Tag Archives: UK

Boris Johnson is about to inherit a crisis his EU-bashing helped spawn

It was not just the persistently overcast skies – a weather pattern once dubbed the “Brabant gloom” by Roy Jenkins, a former European commission president – that made working in Brussels for the Daily Telegraph in the early 1990s a joyless experience. It was my role as deputy to Boris Johnson, then “bureau chief” in name but solo performer in practice, that ensured my first job as a foreign correspondent was a trial of endurance.

There were just the two of us in the Telegraph office, and we were working long hard hours reporting on the political and economic convulsions of the Maastricht treaty negotiations. The story itself, of negotiations that played out in meeting rooms of Brussels, was full of political intrigue and drama. And whatever happened was likely to shape Europe for years to come.

How Johnson wrote about it, though, not only alarmed me at the time but helped set in stone a pervasive anti-European narrative that never really encountered serious challenge in the UK. For shamelessly painting the European commission as an insanely grandiose and imperialist body, he was rewarded by flurries of “herograms” from our editor, Max Hastings, including one that read “we all think you’re doing a wonderful job if only you’d learn to be a little more pompous”. Johnson’s trajectory to the gates of Downing Street had begun.

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Posted by on August 8, 2019 in Europe



Lies and buffoonery: How Boris Johnson’s fantasy world casts dark shadows in the Middle East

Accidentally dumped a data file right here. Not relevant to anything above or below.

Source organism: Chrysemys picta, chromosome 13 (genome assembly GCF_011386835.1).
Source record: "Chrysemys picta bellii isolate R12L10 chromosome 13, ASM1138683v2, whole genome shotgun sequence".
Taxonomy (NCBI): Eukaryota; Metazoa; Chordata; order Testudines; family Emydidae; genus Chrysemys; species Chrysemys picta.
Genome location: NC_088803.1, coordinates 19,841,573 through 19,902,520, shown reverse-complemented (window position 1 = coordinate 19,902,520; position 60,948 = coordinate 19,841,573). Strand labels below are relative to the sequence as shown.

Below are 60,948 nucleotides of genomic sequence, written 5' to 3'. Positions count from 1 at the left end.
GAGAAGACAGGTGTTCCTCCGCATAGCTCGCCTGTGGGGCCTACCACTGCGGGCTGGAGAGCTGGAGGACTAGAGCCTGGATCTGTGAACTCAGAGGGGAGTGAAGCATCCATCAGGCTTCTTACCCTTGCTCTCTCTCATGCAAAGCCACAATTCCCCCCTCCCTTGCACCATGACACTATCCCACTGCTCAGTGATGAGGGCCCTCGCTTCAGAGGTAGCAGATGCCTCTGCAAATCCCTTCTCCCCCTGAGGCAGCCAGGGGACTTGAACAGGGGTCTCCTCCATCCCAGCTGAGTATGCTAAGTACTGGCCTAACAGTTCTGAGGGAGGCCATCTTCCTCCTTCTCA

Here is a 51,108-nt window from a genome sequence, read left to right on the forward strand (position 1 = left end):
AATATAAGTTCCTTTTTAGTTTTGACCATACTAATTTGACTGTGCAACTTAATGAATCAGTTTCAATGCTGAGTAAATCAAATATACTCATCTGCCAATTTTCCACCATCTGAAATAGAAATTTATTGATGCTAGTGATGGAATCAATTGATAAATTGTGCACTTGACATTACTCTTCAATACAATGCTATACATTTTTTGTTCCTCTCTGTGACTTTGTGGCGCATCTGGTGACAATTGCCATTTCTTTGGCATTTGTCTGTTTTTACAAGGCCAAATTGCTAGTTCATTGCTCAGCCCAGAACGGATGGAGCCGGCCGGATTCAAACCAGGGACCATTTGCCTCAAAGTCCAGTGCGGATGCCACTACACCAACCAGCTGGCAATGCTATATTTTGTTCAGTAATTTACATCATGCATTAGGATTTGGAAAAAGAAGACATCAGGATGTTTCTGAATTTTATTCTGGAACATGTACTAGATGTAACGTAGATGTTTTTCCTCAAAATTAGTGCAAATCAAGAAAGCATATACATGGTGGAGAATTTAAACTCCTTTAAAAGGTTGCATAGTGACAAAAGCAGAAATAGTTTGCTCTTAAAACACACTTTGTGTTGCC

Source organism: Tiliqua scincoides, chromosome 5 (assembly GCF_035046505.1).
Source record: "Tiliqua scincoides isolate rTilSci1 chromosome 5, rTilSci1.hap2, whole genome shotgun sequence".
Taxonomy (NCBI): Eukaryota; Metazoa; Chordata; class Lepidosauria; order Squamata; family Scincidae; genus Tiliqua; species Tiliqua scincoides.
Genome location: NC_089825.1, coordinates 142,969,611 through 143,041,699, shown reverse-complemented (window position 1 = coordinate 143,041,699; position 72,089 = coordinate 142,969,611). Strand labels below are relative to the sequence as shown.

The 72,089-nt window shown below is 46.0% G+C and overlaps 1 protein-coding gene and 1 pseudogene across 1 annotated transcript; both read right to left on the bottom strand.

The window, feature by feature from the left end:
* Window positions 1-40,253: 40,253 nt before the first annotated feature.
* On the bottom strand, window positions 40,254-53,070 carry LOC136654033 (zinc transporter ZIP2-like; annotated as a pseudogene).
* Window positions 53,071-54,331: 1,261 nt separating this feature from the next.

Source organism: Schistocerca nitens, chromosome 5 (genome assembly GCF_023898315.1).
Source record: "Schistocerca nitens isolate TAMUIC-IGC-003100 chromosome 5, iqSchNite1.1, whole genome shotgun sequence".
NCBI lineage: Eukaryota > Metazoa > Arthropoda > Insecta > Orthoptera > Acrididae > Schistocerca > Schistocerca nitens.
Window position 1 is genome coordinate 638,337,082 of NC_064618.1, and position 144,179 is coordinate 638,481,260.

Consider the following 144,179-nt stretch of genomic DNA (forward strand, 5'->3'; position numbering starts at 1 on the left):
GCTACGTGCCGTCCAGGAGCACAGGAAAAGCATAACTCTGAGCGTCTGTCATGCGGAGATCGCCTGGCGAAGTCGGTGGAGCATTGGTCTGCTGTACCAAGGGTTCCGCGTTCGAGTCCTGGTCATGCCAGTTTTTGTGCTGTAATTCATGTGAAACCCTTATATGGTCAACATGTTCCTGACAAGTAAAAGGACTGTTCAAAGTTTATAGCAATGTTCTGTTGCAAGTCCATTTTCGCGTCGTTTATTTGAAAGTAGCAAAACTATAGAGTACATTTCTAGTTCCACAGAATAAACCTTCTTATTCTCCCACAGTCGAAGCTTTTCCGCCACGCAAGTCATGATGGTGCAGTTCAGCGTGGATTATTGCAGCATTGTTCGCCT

I’ve worked out that in the past week, I’ve been told to wait “only five minutes” at least four times. In the Arab world, any interview that is delayed will always be accompanied by the assurance that I will only have to wait for five minutes. Or I will be called back on the phone in just five minutes. Only very occasionally is it 10 minutes. Almost never one minute. It’s five – used more in Egypt, less so in Lebanon and Syria. In Arabic, “only five minutes” is – my transliteration – khams daqiya faqat. In 43 years, I calculate I must have heard the phrase almost 9,000 times, probably more.

It’s a 99 per cent lie, of course, a lie every bit as big as the average percentage vote for an Arab dictator at election time. But I always – still – believe it. Even today, I will wait in a secretary’s office in the Middle East or glance at my phone and say to myself, ah well, it’s only three more minutes now and he/she will see me or ring back. He or she doesn’t. I know he/she won’t. But in the willing suspension of disbelief, five minutes must have credibility.

The lie has been uttered so many times that it has become more real than the truth. And I have not yet, dear reader, mentioned Brexit.

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Posted by on August 7, 2019 in Europe, Uncategorized


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Poor tenants pay for landlords to live like kings. It doesn’t have to be this way

I have a friend who works almost every waking hour, mainly to pay the rent. Her landlord lives on a beach, 4,000 miles away. He seldom responds to her requests, and grudgingly pays for the minimum of maintenance. But every so often he writes to inform her that he is raising the rent. He does not have to work because she and other tenants work on his behalf. He is able to live the life of his choice because they give their time to him. As there is a shortage of accessible housing, they have no choice but to pay his exorbitant fees.